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Water School

Archive by category: Water Planning/SupplyReturn
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What is desalination?

Desalination is the process of removing dissolved minerals (including total dissolved solids, chlorides, and others) from water to produce potable water for human consumption or fresh water for industrial use. The two most popular methods are thermal and membrane technologies.In the thermal process, salty water is heated to make vapor, which is condensed and collected as fresh water leaving the minerals behind. Membrane processes use high pressure to filter water through permeable membranes...
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Why must I buy water? If water belongs to the state, why is it not provided free of charge?

Water rights are issued by the State of Texas with a small annual fee necessary to pay the costs of the permitting program at the issuing agency.  In many cases the State of Texas has created special districts, such as the Brazos River Authority, to develop and manage surface water supplies.The cost of building and maintaining dams and reservoirs, and all the other costs for managing water supplies, is not paid by the state and is not supported by any tax revenue.  The revenue to pay those costs...
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What is a water supply permit?

In Texas, a water supply permit is an authorization from the state to use surface waters for a beneficial use.  Water supply permits are granted by the Texas Commission on Environmental Quality.  In some counties, groundwater districts are authorized to issue water supply permits for the use of groundwater.
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What is an off-channel reservoir?

An off-channel reservoir is a water supply lake built next to or near a river.  Off-channel reservoirs are considered by some to be environmentally friendly, lessening the impact on fish and other wildlife by avoiding the need to place a large dam directly on the main stem of the river.An example of an off-channel reservoir is the Brazos River Authority’s planned and permitted Allens Creek Reservoir, near Houston. For more information about Allens Creek, click here.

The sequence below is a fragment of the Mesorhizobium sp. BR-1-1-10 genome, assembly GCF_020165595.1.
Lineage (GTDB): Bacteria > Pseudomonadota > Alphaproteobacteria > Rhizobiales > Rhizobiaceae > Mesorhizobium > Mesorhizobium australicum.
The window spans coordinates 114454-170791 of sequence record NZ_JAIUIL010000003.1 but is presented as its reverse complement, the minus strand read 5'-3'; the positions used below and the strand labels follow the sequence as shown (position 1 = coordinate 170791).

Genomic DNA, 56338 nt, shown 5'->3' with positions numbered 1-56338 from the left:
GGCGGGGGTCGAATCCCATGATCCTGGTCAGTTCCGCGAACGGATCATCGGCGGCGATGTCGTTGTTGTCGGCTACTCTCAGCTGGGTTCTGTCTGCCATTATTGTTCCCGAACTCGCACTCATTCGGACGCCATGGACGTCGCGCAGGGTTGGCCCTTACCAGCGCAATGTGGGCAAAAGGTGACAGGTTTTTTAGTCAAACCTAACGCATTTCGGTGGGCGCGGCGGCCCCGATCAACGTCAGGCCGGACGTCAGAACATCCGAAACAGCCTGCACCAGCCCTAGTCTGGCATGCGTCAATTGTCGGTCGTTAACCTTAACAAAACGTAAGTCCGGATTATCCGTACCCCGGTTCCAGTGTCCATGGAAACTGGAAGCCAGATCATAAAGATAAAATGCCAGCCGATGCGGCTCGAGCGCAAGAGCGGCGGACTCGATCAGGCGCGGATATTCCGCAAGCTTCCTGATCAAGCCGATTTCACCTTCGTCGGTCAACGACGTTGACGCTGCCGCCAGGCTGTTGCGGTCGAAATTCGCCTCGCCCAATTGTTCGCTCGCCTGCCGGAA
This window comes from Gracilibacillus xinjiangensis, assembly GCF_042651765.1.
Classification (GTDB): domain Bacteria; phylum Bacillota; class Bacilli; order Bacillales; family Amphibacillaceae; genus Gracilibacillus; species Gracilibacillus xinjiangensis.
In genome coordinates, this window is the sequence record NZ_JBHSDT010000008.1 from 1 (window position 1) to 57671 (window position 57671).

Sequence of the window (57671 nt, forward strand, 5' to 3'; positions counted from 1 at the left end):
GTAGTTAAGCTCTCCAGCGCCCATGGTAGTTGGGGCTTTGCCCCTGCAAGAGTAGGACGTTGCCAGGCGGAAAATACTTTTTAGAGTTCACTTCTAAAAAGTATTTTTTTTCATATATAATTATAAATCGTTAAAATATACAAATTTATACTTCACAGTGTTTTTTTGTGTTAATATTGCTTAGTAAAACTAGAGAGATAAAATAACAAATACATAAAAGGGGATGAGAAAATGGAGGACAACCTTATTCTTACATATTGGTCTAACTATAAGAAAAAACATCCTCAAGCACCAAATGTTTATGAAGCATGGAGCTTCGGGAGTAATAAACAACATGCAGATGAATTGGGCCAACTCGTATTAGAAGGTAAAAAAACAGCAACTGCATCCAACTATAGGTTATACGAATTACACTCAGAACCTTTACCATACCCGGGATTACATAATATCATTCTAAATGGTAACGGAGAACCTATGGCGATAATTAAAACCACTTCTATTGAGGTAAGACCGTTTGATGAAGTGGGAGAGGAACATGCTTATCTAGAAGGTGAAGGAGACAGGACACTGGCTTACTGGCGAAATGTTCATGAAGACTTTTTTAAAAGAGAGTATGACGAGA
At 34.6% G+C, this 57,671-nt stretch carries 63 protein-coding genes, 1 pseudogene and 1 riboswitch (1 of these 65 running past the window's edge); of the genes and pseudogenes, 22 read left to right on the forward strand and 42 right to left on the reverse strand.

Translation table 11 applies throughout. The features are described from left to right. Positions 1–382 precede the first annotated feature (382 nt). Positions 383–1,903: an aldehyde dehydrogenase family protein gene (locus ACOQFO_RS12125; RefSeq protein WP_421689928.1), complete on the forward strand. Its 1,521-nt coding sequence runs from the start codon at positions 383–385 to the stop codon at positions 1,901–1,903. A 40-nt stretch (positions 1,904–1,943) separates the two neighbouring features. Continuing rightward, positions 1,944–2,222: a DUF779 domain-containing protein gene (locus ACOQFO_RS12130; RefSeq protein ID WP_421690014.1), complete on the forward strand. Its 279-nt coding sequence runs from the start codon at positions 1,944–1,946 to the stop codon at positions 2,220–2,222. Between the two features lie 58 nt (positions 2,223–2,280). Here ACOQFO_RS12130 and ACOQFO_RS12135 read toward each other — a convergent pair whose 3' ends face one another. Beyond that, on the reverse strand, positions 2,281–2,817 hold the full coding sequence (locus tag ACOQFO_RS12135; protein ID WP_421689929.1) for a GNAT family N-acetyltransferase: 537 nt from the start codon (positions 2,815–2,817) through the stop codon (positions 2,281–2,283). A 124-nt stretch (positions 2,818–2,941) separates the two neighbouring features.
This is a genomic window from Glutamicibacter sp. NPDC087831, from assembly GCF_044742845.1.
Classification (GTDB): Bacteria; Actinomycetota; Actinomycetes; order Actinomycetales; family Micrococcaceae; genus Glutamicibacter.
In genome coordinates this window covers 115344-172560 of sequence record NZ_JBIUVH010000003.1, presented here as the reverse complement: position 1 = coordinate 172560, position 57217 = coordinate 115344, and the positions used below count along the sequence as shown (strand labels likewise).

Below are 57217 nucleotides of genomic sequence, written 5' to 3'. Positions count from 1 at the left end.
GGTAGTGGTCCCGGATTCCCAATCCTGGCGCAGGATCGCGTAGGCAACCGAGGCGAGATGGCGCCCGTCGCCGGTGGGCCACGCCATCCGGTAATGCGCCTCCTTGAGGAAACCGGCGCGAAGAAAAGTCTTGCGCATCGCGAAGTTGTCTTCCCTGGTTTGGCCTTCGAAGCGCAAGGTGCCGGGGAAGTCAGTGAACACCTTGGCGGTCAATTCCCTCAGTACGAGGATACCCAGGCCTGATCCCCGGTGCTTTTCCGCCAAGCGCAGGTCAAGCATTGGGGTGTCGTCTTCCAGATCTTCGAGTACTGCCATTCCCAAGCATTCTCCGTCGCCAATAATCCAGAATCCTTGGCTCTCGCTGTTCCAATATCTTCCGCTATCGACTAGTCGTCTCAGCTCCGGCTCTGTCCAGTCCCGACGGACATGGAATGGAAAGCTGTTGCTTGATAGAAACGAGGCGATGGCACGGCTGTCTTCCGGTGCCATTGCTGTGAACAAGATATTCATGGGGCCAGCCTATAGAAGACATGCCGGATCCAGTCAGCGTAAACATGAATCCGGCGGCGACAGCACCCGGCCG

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What is a water supply lake?

As the name implies, water supply lakes are built primarily to provide a place to store water for Texas residents, communities, businesses, agriculture, industry and others who all depend on water to survive and thrive. Such lakes are especially vital during periods of drought, when other sources of water may be limited.  Many of Texas’ flood control lakes serve a secondary purpose as a water storage facility.  However, reservoirs designed for water supply, do not necessarily also provide flood...
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What is “beneficial use?”

Beneficial use represents the amount of water necessary when reasonable intelligence and diligence are used for a stated purpose authorized by a water rights permit. Such uses include watering crops, municipal, mining, and industrial use.Benficial use results in a gain or benefit to the user and society, which is consistent with state law. Most states recognize the following uses as beneficial: domestic and municipal, industrial, irrigation, mining, hydroelectric power, navigation, stock raising...
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What is appropriation doctrine?

This doctrine has its roots in the 1800s, when Texas officials determined riparian doctrine did not address the needs of more arid parts of the state. Since the late 19th century, land acquired from the state has used prior-appropriation doctrine instead of riparian when considering water rights.Under this approach, water rights are based on seniority.  In other words, one’s water rights are based on the date one applied for the right, with older claimants having seniority. However, those pre-e...
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The information provided on this site is intended as background on water within the Brazos River basin. There should be no expectation that this information is all encompassing, complete or in any way examines every aspect of this very complex natural resource.

If you have questions about a post or would like additional information, please contact us or call 888-922-6272.

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